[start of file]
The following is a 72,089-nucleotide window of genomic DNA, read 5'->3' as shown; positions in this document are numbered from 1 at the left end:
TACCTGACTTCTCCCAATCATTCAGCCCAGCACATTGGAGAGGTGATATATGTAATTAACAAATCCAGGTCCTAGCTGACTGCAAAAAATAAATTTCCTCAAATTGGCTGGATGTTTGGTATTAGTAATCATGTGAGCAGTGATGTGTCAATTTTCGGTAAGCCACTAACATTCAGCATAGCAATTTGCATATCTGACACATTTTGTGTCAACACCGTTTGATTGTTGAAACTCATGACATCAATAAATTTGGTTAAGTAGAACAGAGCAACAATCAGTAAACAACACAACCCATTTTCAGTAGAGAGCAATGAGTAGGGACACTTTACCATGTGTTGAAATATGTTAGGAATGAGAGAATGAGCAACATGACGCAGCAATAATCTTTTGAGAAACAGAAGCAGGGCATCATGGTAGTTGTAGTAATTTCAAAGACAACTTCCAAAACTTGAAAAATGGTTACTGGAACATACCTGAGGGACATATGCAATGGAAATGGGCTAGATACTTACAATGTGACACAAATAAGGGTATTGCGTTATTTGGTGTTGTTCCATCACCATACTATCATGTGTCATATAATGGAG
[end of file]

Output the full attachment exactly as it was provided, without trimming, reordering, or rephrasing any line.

The following is a 72,089-nucleotide window of genomic DNA, read 5'->3' as shown; positions in this document are numbered from 1 at the left end:
TACCTGACTTCTCCCAATCATTCAGCCCAGCACATTGGAGAGGTGATATATGTAATTAACAAATCCAGGTCCTAGCTGACTGCAAAAAATAAATTTCCTCAAATTGGCTGGATGTTTGGTATTAGTAATCATGTGAGCAGTGATGTGTCAATTTTCGGTAAGCCACTAACATTCAGCATAGCAATTTGCATATCTGACACATTTTGTGTCAACACCGTTTGATTGTTGAAACTCATGACATCAATAAATTTGGTTAAGTAGAACAGAGCAACAATCAGTAAACAACACAACCCATTTTCAGTAGAGAGCAATGAGTAGGGACACTTTACCATGTGTTGAAATATGTTAGGAATGAGAGAATGAGCAACATGACGCAGCAATAATCTTTTGAGAAACAGAAGCAGGGCATCATGGTAGTTGTAGTAATTTCAAAGACAACTTCCAAAACTTGAAAAATGGTTACTGGAACATACCTGAGGGACATATGCAATGGAAATGGGCTAGATACTTACAATGTGACACAAATAAGGGTATTGCGTTATTTGGTGTTGTTCCATCACCATACTATCATGTGTCATATAATGGAG